Updated Jan. 15
Tisbury firefighters responded to a fire at 209 Franklin St. Friday afternoon and encountered a compartmentalized cellar heaped with smoldering debris. Neighbors were the first to see smoke issuing out through the first floor of the building, according to Tisbury Fire Chief John Schilling.
The Tisbury Fire Department was joined on the call by firefighters from Edgartown and Oak Bluffs. West Tisbury covered the Tisbury fire station during the fire. Eleven people were evacuated from the building and received onsite shelter inside a special Oak Bluffs Fire Department vehicle.
“There were people in the house that weren’t aware there was a fire,” Schilling said.
The fire was isolated to a space in the cellar that had been partitioned in a “nontraditional fashion,” Schilling said. Firefighters encountered “a significant amount of hoarding” in that partitioned space, which impeded their access, Schilling said. As a result, firefighters had to clear out debris and garbage to combat the fire and ensure nobody was trapped, he said. Some of this debris was brought out onto the front yard of the property, where it was hosed down. Firefighters later hosed themselves down to remove contaminants from their turnout gear.
Schilling said the fire started from multiple overtaxed extension cords plugged into each other and covered by debris in the cellar.
The Red Cross was called in to help the occupants because the building was no longer habitable after the fire was extinguished — the utilities had been turned off.
Chief Schilling returned to the property on Saturday with wiring inspector Ray Gosselin and health agent Maura Valley, Valley told The Times. Upon examining the property, Valley ordered it condemned.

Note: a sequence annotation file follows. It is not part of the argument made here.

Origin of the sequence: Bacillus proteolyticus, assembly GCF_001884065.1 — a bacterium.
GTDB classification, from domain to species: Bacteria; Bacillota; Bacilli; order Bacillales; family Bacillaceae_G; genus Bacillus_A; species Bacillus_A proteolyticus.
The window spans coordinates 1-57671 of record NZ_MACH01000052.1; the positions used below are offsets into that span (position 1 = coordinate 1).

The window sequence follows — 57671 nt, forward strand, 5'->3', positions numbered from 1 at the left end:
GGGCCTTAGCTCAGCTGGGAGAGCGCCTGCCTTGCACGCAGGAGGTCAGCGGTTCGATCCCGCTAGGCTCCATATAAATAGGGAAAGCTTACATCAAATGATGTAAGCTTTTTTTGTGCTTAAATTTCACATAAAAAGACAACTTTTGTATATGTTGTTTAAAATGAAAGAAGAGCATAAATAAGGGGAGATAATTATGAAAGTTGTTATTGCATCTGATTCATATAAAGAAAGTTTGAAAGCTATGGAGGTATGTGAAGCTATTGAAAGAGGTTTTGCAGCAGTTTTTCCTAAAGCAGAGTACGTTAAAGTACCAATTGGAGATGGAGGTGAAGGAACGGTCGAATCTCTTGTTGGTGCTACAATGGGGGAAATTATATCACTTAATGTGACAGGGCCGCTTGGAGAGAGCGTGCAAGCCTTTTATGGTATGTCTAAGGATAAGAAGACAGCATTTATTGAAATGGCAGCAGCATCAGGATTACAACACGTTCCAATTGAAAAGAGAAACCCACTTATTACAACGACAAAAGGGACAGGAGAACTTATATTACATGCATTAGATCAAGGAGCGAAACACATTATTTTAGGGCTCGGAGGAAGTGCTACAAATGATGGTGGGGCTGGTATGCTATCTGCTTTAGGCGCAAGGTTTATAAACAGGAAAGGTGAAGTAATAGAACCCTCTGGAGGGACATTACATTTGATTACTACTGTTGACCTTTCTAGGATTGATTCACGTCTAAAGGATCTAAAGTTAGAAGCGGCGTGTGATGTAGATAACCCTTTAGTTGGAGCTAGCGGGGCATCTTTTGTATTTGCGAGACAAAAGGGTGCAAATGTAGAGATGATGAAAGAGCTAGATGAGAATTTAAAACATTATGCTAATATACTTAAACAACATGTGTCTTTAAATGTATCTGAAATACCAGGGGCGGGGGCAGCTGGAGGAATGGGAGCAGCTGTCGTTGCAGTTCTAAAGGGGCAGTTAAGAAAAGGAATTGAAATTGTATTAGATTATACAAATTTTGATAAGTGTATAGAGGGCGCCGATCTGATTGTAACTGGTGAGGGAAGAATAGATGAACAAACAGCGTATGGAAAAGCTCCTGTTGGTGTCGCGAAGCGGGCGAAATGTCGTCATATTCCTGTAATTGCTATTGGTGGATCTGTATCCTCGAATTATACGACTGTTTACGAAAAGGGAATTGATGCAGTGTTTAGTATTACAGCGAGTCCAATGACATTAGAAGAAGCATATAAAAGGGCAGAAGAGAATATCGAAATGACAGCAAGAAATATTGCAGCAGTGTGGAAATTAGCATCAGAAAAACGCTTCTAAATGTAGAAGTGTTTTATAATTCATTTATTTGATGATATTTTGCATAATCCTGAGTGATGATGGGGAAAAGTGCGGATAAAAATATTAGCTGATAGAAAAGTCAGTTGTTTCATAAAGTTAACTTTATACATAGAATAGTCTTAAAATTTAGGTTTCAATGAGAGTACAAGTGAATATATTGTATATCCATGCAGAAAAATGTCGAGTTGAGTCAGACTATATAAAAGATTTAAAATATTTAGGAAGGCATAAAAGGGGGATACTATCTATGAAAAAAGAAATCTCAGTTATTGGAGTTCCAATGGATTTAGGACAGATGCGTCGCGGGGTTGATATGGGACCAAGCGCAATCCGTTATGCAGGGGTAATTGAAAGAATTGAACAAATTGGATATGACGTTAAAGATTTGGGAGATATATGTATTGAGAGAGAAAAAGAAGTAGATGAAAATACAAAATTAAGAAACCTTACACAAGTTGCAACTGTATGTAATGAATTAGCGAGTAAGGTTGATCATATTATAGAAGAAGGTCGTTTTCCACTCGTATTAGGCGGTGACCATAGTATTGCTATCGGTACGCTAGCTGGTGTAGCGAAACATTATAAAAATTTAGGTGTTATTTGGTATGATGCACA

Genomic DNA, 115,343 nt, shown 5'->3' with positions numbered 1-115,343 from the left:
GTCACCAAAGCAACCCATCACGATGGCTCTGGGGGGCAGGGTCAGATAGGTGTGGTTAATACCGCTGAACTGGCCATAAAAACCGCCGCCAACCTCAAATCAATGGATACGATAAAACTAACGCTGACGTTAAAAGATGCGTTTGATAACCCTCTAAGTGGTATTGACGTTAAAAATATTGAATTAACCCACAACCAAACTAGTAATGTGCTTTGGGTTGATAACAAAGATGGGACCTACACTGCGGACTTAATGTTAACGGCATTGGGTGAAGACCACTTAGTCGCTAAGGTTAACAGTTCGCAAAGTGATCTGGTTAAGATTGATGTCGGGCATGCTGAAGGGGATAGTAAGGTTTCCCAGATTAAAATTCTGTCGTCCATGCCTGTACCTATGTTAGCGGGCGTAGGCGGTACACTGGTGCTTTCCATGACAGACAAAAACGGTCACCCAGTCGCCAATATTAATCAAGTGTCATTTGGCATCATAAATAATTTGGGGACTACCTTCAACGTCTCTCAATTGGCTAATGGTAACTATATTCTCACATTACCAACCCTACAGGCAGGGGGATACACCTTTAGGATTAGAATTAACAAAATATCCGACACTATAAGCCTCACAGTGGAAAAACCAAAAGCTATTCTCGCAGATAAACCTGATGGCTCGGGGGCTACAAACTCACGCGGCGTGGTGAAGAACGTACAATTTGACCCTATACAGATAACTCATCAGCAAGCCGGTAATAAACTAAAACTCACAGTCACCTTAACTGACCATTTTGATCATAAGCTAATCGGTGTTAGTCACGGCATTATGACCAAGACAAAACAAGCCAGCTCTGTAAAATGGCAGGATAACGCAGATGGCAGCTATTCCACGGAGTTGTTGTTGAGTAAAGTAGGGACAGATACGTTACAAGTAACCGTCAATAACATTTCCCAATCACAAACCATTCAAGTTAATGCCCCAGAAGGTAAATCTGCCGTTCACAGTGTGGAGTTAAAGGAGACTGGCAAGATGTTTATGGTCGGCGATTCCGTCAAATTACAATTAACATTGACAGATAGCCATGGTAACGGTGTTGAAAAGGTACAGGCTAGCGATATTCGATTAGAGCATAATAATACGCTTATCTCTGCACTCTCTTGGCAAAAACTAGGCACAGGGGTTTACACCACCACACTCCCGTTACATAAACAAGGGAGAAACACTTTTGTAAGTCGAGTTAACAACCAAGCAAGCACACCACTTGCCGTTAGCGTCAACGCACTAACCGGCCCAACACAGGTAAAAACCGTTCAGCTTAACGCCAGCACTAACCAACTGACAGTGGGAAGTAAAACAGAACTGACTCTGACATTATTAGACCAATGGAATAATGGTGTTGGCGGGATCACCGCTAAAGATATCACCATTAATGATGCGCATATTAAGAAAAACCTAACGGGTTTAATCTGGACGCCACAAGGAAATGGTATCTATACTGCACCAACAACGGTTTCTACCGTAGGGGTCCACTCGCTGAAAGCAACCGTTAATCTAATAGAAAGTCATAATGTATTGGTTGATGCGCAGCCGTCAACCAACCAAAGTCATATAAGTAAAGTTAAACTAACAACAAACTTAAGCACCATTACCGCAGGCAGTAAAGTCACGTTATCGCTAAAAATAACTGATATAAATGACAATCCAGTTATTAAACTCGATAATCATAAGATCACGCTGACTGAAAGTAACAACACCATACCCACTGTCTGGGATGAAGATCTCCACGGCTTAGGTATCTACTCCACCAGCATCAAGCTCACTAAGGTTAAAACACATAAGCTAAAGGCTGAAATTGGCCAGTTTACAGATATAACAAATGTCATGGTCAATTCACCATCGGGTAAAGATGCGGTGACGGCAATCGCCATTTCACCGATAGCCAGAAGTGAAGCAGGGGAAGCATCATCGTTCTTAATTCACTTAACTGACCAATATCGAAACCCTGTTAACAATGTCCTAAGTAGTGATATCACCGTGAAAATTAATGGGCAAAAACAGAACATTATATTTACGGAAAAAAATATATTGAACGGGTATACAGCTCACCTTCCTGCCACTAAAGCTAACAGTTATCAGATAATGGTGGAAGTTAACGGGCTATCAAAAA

In addition to the lack of water and heat due to the utility cut, Valley said she encountered several violations, including “serious” overcrowding of the building.
“I counted at least 13 bedrooms, not including the outbuildings,” she said. The property is only permitted eight, she said. One person who came to collect his belongings while the town officials conducted their inspection said he thought 18 people lived in the main house and its outbuildings, Valley said.
Owner Roni Deluz once operated the building as a B and B or an inn, Valley said, but from what the inspection showed, it looked more like the place was divided into efficiencies. She noted that microwaves, hot plates, and refrigerators were evident in individual spaces.
In a statement emailed to The Times Tuesday afternoon, Deluz thanked firefighters, first responders, and the Red Cross for their prompt response to “what could have been a fatal disaster.”
“I feel very sad for all of us being displaced,” she said. “The fire originated in the basement as a result of a tenant who had a problem with hoarding, among other things; he also had a serious neurological condition. I had taken measures to remove the tenant in the basement for more than a year. Four agencies were aware of my efforts, and agreed that the tenant was dangerous, not only to themself, but to others. Two of those agencies recently were in support that the tenant be removed. I even went to court to have the tenant removed the week before the fire, and no one showed up to court besides myself and my son. It’s very difficult because of Massachusetts state law in favor of tenants. I did my part to offer affordable, and oftentimes, free year-round housing. My tenants were like family. I feel that I have given a lot to the community. The system failed me. My main concern is for safety, being able to re-enter my home as quickly as possible with support. I thank God no one was hurt and am praying for a quick recovery.”
The hoarding was limited to a portion of the cellar, Valley said. The rest of the building was not choked with debris.
Valley said she considered it luck that the fire didn’t become a tragedy, and lauded the Red Cross for finding the displaced inhabitants new lodging.
She said she plans to work with Schilling, Gosselin, and building inspector Ken Barwick to put together a list of corrective measures that must be taken before the building can be occupied again.
Updated with a statement from the property owner. –Ed.